The Power of 3rd Party Endorsements: How Ben & Jerry’s Scored Monnit Some Major Coverage

SnappConner PR client Monnit, a Utah-based wireless sensor company helping to make the Internet of Things a reality, last week scored some major national coverage when Ben & Jerry’s subsidiary Udder Ventures agreed to share its story about how Monnit’s sensors are keeping its ice cream safe—and saving the company thousands of dollars in melted product.

According to the article in Network World, which soon after appeared on sister publications InfoWorld and CIO (nationally and in Australia and Asia), Udder Venture’s “chief euphoria officer” John Slater said: “It’s a lot smarter than the security system I used to have. And the whole thing, including a year’s subscription to the portal, is about $300. It’s a minor investment for all of the information you get and compared with the cost of lost product.”

That endorsement, from a highly satisfied client, not only resulted in international media attention, hundreds of retweets and posts on social media, and a significant increase in visits to the company’s website, but gave others trying to solve similar problems a real-life example of the benefits the Internet of Things is bringing to the world.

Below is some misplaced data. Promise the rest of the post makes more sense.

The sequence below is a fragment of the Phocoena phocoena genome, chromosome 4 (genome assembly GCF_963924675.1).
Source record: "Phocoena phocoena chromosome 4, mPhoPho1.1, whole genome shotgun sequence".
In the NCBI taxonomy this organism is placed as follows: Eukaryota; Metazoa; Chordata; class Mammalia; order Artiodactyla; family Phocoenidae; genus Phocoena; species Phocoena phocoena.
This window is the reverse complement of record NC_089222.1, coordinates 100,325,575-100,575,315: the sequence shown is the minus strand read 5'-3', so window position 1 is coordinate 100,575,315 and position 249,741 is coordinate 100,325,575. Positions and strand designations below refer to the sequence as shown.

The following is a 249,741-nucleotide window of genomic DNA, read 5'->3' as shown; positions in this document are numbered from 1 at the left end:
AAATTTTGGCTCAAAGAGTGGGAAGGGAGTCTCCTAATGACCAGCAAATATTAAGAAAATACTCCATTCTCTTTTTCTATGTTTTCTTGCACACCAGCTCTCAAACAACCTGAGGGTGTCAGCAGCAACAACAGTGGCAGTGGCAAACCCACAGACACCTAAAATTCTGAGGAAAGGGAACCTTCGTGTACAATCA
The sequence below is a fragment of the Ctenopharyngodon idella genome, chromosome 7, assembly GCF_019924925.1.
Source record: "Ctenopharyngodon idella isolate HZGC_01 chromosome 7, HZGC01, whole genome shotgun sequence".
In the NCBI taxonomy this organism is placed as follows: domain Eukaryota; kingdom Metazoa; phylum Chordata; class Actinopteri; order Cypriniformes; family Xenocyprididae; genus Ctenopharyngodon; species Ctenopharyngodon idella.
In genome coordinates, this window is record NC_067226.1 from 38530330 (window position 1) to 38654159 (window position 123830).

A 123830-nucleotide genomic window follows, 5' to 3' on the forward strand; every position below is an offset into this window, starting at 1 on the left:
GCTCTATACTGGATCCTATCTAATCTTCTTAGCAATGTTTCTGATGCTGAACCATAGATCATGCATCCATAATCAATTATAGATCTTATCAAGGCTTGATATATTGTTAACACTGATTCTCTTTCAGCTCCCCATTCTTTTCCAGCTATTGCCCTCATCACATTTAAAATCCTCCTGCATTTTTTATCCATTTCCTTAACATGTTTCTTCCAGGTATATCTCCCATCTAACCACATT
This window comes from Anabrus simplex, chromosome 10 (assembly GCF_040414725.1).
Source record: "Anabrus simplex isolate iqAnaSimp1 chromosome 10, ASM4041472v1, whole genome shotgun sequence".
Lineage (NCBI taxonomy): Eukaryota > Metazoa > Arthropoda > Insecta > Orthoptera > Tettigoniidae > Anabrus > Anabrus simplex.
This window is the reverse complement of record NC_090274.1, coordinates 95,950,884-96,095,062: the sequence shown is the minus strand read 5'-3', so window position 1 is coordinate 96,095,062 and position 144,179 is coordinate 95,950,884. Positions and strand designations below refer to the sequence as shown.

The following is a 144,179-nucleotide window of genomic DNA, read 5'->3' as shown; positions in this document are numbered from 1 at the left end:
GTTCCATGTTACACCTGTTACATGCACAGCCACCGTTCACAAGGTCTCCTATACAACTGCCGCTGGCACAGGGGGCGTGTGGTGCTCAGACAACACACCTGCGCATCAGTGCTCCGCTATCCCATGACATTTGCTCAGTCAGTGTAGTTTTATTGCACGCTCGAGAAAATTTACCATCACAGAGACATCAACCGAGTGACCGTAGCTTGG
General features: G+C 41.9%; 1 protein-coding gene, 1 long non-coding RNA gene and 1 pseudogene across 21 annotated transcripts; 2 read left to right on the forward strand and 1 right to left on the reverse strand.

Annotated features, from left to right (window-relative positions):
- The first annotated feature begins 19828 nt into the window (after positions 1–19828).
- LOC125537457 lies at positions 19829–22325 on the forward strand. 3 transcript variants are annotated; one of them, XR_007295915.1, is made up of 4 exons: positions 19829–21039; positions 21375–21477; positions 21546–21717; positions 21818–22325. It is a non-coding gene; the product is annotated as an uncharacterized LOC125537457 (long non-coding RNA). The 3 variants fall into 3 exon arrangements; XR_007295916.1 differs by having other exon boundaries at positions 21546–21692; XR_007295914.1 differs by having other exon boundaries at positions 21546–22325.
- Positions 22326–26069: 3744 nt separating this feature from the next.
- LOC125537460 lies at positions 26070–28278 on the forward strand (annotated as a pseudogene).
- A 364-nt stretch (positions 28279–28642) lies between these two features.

So whether you’re about to announce a new product, an upgrade to an existing one—or think you have absolutely no news at all, finding a satisfied client or other party willing to share their successes with your product or service can result in some huge wins.

Paid or Unpaid?

According to the, a third-party endorsement is solicited or unsolicited recommendation or testimonial from an entity (usually a customer or user) other than the manufacturer and seller of a product or service. The Ben & Jerry’s story is an example of a non-paid third-party endorsement. Soliciting a celebrity, athlete or even an industry influencer or blogger to say good things about your company—like Oprah Winfrey does for Weight Watchers—raises ethical concerns, “at least when you don’t acknowledge they are being paid to make the claim.”

The Ethics in Public Relations website says, “Some organizations would have consumers believe that the endorsement is unsolicited and uncompensated, even if most consumers are likely to be skeptical of such reviews, it can be considered a deceptive practice.” And under the regulations of the Federal Communication Commission (FCC), bloggers can’t receive compensation without in some way acknowledging that they received it in exchange for a positive post. And for a PR professional to pay for these endorsements without acknowledging the payment is a breach of the Public Relations Society of America’s code of ethics as well.

As a result, do your best to find a client or other influencers willing to share their story with a positive endorsement of your product without a fee. If their story is especially interesting and unique, in most cases the resulting media coverage—and hits to their company website—is going to be a huge win for their organization as well.

Just ask Ben & Jerry’s and Udder Ventures!